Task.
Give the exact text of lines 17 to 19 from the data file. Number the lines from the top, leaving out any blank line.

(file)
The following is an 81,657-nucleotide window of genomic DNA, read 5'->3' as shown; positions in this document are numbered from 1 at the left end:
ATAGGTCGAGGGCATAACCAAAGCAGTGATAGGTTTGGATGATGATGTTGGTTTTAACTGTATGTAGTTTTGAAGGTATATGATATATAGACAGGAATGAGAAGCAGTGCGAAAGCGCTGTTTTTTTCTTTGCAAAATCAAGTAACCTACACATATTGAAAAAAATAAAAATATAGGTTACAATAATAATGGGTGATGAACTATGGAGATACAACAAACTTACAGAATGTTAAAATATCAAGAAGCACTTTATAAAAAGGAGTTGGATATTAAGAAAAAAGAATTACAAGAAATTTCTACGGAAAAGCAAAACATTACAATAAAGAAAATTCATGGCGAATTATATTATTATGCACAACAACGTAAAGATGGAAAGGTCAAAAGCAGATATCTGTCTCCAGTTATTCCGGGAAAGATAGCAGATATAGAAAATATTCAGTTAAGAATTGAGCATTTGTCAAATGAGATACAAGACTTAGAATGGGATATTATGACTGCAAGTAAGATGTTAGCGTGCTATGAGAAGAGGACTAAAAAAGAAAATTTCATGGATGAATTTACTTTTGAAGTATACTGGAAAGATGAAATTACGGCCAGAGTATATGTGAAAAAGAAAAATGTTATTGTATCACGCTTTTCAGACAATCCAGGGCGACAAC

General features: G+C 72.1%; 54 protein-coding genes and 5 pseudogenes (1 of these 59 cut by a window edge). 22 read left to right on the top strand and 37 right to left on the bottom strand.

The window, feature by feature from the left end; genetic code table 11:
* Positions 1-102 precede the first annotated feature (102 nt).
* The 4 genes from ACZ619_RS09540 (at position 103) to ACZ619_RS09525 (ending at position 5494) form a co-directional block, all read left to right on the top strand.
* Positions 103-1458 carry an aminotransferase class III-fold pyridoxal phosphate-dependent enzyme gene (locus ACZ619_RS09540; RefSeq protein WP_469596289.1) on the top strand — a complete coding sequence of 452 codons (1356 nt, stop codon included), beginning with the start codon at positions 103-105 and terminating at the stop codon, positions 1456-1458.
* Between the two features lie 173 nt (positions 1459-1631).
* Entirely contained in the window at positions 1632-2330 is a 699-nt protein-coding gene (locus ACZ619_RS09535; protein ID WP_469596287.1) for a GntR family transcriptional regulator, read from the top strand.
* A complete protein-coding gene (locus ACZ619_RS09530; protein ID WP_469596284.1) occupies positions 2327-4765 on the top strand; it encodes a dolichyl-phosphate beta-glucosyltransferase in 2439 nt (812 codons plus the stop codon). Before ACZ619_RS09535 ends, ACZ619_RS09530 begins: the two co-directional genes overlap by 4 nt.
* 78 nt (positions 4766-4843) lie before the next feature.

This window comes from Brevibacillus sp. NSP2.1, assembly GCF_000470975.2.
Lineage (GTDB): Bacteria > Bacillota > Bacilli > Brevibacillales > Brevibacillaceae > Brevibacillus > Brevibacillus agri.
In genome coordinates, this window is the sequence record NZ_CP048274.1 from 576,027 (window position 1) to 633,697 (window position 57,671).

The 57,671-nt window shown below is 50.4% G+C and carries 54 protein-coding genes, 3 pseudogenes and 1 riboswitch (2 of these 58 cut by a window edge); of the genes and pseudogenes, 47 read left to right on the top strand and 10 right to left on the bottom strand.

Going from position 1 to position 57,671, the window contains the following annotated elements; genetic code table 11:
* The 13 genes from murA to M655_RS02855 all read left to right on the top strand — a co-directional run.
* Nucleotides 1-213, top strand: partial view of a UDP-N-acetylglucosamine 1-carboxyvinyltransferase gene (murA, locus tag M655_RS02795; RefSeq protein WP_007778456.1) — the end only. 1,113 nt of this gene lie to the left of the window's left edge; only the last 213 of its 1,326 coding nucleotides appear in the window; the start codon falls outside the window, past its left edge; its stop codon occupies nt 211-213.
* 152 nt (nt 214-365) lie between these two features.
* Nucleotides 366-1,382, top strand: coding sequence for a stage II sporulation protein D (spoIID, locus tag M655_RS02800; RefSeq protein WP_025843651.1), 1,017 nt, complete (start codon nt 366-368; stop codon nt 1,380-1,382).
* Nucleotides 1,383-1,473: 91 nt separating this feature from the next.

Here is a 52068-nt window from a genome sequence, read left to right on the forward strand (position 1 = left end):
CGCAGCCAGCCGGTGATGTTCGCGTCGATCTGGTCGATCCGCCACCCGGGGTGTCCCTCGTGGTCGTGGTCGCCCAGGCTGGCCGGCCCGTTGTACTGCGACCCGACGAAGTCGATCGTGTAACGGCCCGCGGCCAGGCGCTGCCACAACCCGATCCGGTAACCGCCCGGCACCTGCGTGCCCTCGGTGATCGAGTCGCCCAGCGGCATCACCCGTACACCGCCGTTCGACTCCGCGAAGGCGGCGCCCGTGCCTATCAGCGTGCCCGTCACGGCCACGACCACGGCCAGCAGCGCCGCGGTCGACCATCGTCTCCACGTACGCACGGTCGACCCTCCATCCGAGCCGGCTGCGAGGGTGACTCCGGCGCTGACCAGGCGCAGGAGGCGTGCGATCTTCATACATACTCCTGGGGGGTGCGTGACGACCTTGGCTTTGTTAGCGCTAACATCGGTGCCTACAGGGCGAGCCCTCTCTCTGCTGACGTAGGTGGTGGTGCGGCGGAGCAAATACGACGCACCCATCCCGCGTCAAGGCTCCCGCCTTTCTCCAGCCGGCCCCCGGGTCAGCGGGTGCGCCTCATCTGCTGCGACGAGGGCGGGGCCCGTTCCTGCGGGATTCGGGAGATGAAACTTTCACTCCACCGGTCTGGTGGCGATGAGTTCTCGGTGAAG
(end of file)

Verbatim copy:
* The 13 genes from murA to M655_RS02855 all read left to right on the top strand — a co-directional run.
* Nucleotides 1-213, top strand: partial view of a UDP-N-acetylglucosamine 1-carboxyvinyltransferase gene (murA, locus tag M655_RS02795; RefSeq protein WP_007778456.1) — the end only. 1,113 nt of this gene lie to the left of the window's left edge; only the last 213 of its 1,326 coding nucleotides appear in the window; the start codon falls outside the window, past its left edge; its stop codon occupies nt 211-213.
* 152 nt (nt 214-365) lie between these two features.